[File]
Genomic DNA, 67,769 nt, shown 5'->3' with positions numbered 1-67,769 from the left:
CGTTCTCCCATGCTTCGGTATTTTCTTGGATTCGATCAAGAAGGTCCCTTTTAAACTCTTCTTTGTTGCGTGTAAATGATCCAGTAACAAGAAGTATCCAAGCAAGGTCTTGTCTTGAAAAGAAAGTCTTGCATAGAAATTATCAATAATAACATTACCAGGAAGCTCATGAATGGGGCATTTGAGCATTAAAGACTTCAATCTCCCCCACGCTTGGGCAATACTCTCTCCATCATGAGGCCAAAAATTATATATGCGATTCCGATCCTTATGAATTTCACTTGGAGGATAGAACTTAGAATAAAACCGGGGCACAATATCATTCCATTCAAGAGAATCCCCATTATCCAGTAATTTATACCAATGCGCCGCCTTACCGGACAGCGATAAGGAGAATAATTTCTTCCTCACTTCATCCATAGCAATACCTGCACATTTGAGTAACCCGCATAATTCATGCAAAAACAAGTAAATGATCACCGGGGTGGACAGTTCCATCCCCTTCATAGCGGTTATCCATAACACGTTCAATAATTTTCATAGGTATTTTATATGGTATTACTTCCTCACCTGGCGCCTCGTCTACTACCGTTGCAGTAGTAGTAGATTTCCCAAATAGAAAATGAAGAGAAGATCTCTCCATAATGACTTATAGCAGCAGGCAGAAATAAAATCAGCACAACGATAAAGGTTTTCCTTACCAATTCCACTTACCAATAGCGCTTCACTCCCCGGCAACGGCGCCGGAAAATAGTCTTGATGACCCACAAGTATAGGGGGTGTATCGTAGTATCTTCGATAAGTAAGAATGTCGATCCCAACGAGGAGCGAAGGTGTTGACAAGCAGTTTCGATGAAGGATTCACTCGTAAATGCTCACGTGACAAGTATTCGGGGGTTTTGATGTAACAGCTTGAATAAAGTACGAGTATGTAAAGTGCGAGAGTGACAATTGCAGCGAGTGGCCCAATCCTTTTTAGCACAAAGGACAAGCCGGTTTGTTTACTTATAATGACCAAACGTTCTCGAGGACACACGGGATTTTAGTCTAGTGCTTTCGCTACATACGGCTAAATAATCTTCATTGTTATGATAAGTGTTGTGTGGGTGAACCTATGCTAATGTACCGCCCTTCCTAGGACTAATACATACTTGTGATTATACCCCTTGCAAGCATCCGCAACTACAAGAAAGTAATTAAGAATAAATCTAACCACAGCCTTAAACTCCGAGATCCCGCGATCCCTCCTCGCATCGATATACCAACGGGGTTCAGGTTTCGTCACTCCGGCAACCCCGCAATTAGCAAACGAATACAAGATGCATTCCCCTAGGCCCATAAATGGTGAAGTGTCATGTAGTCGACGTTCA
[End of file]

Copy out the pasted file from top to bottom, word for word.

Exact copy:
Genomic DNA, 67,769 nt, shown 5'->3' with positions numbered 1-67,769 from the left:
CGTTCTCCCATGCTTCGGTATTTTCTTGGATTCGATCAAGAAGGTCCCTTTTAAACTCTTCTTTGTTGCGTGTAAATGATCCAGTAACAAGAAGTATCCAAGCAAGGTCTTGTCTTGAAAAGAAAGTCTTGCATAGAAATTATCAATAATAACATTACCAGGAAGCTCATGAATGGGGCATTTGAGCATTAAAGACTTCAATCTCCCCCACGCTTGGGCAATACTCTCTCCATCATGAGGCCAAAAATTATATATGCGATTCCGATCCTTATGAATTTCACTTGGAGGATAGAACTTAGAATAAAACCGGGGCACAATATCATTCCATTCAAGAGAATCCCCATTATCCAGTAATTTATACCAATGCGCCGCCTTACCGGACAGCGATAAGGAGAATAATTTCTTCCTCACTTCATCCATAGCAATACCTGCACATTTGAGTAACCCGCATAATTCATGCAAAAACAAGTAAATGATCACCGGGGTGGACAGTTCCATCCCCTTCATAGCGGTTATCCATAACACGTTCAATAATTTTCATAGGTATTTTATATGGTATTACTTCCTCACCTGGCGCCTCGTCTACTACCGTTGCAGTAGTAGTAGATTTCCCAAATAGAAAATGAAGAGAAGATCTCTCCATAATGACTTATAGCAGCAGGCAGAAATAAAATCAGCACAACGATAAAGGTTTTCCTTACCAATTCCACTTACCAATAGCGCTTCACTCCCCGGCAACGGCGCCGGAAAATAGTCTTGATGACCCACAAGTATAGGGGGTGTATCGTAGTATCTTCGATAAGTAAGAATGTCGATCCCAACGAGGAGCGAAGGTGTTGACAAGCAGTTTCGATGAAGGATTCACTCGTAAATGCTCACGTGACAAGTATTCGGGGGTTTTGATGTAACAGCTTGAATAAAGTACGAGTATGTAAAGTGCGAGAGTGACAATTGCAGCGAGTGGCCCAATCCTTTTTAGCACAAAGGACAAGCCGGTTTGTTTACTTATAATGACCAAACGTTCTCGAGGACACACGGGATTTTAGTCTAGTGCTTTCGCTACATACGGCTAAATAATCTTCATTGTTATGATAAGTGTTGTGTGGGTGAACCTATGCTAATGTACCGCCCTTCCTAGGACTAATACATACTTGTGATTATACCCCTTGCAAGCATCCGCAACTACAAGAAAGTAATTAAGAATAAATCTAACCACAGCCTTAAACTCCGAGATCCCGCGATCCCTCCTCGCATCGATATACCAACGGGGTTCAGGTTTCGTCACTCCGGCAACCCCGCAATTAGCAAACGAATACAAGATGCATTCCCCTAGGCCCATAAATGGTGAAGTGTCATGTAGTCGACGTTCA